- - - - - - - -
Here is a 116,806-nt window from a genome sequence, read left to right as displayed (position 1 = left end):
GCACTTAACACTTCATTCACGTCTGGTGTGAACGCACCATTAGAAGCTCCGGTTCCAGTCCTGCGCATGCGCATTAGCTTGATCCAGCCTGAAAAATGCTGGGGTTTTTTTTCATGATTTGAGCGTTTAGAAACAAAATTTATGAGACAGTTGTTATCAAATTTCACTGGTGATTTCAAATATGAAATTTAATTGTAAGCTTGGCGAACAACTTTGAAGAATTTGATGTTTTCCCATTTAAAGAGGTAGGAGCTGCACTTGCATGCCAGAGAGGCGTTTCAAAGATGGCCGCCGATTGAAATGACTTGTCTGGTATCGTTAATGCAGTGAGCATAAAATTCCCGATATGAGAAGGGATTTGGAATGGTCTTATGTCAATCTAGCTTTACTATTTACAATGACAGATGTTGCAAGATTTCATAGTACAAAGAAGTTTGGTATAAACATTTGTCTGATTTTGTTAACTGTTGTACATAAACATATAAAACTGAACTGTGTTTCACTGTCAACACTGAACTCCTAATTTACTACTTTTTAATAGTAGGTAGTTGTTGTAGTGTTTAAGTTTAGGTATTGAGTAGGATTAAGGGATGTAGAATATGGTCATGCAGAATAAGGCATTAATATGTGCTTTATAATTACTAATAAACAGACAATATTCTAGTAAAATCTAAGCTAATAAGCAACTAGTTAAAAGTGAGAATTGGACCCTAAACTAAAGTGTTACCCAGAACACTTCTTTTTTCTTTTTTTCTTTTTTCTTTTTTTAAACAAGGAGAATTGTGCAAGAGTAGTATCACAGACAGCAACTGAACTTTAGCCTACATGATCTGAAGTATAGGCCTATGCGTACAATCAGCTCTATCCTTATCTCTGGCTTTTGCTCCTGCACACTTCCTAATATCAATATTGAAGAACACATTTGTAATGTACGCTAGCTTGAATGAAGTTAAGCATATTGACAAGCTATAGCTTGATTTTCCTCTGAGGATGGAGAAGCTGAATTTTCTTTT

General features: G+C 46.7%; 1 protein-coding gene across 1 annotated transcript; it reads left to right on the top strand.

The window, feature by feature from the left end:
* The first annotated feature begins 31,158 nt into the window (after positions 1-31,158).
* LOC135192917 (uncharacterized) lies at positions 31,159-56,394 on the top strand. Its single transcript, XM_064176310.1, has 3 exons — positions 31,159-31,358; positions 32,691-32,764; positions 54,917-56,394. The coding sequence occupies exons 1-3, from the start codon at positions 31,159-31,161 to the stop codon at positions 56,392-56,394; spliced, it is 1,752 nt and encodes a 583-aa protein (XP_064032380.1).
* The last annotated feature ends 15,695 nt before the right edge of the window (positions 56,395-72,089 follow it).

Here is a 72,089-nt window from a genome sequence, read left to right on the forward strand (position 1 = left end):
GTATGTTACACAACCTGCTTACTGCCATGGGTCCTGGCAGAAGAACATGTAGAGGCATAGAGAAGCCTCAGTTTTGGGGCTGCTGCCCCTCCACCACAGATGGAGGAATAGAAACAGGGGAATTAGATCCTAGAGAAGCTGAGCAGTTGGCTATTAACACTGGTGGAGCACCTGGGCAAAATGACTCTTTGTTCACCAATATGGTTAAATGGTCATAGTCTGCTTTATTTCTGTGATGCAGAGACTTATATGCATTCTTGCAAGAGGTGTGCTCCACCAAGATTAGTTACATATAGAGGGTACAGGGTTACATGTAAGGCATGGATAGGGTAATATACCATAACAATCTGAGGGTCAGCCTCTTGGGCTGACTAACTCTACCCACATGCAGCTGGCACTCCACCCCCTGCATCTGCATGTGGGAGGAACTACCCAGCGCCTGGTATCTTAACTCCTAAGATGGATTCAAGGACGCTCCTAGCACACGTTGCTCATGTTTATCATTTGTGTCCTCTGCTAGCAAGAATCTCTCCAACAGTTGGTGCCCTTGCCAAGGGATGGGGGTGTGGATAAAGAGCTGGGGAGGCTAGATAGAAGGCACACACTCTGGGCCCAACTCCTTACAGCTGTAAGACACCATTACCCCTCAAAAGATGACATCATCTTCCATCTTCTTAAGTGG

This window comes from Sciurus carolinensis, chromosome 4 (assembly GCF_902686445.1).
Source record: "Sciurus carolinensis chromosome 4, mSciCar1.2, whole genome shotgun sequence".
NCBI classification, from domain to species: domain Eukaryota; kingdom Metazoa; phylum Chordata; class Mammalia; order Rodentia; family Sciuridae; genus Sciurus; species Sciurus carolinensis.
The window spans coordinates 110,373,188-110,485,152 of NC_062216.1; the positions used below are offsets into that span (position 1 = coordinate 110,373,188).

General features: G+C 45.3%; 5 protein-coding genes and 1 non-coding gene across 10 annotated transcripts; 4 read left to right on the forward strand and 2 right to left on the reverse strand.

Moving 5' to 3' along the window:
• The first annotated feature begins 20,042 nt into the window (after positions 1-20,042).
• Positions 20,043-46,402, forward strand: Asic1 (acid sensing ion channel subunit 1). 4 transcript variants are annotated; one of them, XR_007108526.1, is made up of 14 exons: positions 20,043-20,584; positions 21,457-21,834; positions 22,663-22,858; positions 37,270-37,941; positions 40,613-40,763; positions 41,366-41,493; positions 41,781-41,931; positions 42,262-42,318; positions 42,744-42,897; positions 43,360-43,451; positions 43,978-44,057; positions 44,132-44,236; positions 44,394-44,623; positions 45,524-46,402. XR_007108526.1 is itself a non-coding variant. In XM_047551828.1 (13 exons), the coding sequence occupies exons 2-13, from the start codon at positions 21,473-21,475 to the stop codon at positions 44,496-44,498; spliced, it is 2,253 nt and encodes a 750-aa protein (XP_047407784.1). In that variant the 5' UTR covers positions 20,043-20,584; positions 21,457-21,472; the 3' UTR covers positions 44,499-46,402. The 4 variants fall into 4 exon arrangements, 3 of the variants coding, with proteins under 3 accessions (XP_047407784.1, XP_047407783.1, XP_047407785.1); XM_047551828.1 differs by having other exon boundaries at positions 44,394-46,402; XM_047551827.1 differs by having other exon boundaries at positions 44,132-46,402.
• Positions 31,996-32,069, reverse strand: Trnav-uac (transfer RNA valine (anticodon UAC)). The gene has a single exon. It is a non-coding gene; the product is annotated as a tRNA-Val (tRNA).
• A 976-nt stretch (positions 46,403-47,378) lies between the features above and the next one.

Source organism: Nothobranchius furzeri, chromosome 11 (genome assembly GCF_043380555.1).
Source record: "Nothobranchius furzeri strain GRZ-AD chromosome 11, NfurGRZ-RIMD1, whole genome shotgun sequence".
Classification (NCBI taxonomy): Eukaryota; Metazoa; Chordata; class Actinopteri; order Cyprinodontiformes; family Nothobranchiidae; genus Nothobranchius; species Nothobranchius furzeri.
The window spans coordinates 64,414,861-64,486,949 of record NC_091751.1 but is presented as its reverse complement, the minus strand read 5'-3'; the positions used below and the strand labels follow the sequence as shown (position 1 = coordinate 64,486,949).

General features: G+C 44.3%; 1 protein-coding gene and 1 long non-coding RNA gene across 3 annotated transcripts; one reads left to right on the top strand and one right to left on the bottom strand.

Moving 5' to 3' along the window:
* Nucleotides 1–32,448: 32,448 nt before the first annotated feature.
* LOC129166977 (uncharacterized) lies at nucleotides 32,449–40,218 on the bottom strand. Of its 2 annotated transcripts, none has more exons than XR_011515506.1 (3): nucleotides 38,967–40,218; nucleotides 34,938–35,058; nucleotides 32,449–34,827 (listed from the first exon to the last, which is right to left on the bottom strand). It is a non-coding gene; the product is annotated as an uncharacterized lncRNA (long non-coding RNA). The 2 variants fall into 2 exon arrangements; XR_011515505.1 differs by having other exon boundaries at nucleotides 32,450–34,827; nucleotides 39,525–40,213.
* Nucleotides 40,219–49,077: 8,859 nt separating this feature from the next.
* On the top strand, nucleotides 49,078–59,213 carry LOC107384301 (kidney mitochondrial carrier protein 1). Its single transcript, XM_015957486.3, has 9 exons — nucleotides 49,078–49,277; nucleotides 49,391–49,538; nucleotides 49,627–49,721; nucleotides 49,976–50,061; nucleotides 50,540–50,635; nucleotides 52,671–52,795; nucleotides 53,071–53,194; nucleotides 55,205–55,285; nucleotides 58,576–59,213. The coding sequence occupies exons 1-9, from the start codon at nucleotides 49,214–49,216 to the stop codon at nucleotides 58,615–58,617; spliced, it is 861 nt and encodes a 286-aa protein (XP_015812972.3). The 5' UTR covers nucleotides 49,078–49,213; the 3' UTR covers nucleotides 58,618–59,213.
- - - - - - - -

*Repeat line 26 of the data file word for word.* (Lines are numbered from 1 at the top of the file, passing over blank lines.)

* Nucleotides 1–32,448: 32,448 nt before the first annotated feature.